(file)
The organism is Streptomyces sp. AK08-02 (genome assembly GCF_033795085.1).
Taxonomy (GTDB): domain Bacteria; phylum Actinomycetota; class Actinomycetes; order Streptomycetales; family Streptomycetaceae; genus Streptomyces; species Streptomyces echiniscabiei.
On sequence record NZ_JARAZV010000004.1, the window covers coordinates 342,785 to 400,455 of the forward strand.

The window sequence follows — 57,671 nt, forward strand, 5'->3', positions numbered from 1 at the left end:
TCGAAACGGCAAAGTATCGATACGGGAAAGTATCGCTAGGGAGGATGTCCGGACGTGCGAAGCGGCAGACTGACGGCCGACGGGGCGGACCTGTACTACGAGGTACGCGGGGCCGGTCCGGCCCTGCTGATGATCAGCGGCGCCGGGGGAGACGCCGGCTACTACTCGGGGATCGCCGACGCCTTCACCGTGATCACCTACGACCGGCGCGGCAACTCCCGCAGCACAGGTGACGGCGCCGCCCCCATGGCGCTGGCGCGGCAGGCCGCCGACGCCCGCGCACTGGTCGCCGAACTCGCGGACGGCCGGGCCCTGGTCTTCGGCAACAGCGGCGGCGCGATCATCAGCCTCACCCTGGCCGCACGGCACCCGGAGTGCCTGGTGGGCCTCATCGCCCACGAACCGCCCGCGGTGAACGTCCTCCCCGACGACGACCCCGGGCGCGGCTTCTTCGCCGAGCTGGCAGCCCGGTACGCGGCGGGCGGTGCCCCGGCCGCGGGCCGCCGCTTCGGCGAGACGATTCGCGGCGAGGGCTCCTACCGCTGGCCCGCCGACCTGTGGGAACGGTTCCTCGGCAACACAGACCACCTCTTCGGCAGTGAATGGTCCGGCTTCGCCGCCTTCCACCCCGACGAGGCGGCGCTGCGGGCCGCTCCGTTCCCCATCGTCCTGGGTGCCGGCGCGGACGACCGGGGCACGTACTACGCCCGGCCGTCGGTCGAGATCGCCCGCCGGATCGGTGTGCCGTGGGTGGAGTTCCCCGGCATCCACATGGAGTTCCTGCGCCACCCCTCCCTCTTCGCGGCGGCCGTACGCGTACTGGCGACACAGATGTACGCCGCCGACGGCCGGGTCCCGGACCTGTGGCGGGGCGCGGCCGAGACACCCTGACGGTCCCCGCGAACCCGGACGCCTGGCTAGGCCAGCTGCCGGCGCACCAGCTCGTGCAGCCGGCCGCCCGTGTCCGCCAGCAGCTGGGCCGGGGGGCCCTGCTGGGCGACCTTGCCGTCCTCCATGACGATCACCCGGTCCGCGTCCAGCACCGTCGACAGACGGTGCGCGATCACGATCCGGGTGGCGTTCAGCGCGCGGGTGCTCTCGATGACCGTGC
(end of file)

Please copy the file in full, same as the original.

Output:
The organism is Streptomyces sp. AK08-02 (genome assembly GCF_033795085.1).
Taxonomy (GTDB): domain Bacteria; phylum Actinomycetota; class Actinomycetes; order Streptomycetales; family Streptomycetaceae; genus Streptomyces; species Streptomyces echiniscabiei.
On sequence record NZ_JARAZV010000004.1, the window covers coordinates 342,785 to 400,455 of the forward strand.

The window sequence follows — 57,671 nt, forward strand, 5'->3', positions numbered from 1 at the left end:
TCGAAACGGCAAAGTATCGATACGGGAAAGTATCGCTAGGGAGGATGTCCGGACGTGCGAAGCGGCAGACTGACGGCCGACGGGGCGGACCTGTACTACGAGGTACGCGGGGCCGGTCCGGCCCTGCTGATGATCAGCGGCGCCGGGGGAGACGCCGGCTACTACTCGGGGATCGCCGACGCCTTCACCGTGATCACCTACGACCGGCGCGGCAACTCCCGCAGCACAGGTGACGGCGCCGCCCCCATGGCGCTGGCGCGGCAGGCCGCCGACGCCCGCGCACTGGTCGCCGAACTCGCGGACGGCCGGGCCCTGGTCTTCGGCAACAGCGGCGGCGCGATCATCAGCCTCACCCTGGCCGCACGGCACCCGGAGTGCCTGGTGGGCCTCATCGCCCACGAACCGCCCGCGGTGAACGTCCTCCCCGACGACGACCCCGGGCGCGGCTTCTTCGCCGAGCTGGCAGCCCGGTACGCGGCGGGCGGTGCCCCGGCCGCGGGCCGCCGCTTCGGCGAGACGATTCGCGGCGAGGGCTCCTACCGCTGGCCCGCCGACCTGTGGGAACGGTTCCTCGGCAACACAGACCACCTCTTCGGCAGTGAATGGTCCGGCTTCGCCGCCTTCCACCCCGACGAGGCGGCGCTGCGGGCCGCTCCGTTCCCCATCGTCCTGGGTGCCGGCGCGGACGACCGGGGCACGTACTACGCCCGGCCGTCGGTCGAGATCGCCCGCCGGATCGGTGTGCCGTGGGTGGAGTTCCCCGGCATCCACATGGAGTTCCTGCGCCACCCCTCCCTCTTCGCGGCGGCCGTACGCGTACTGGCGACACAGATGTACGCCGCCGACGGCCGGGTCCCGGACCTGTGGCGGGGCGCGGCCGAGACACCCTGACGGTCCCCGCGAACCCGGACGCCTGGCTAGGCCAGCTGCCGGCGCACCAGCTCGTGCAGCCGGCCGCCCGTGTCCGCCAGCAGCTGGGCCGGGGGGCCCTGCTGGGCGACCTTGCCGTCCTCCATGACGATCACCCGGTCCGCGTCCAGCACCGTCGACAGACGGTGCGCGATCACGATCCGGGTGGCGTTCAGCGCGCGGGTGCTCTCGATGACCGTGC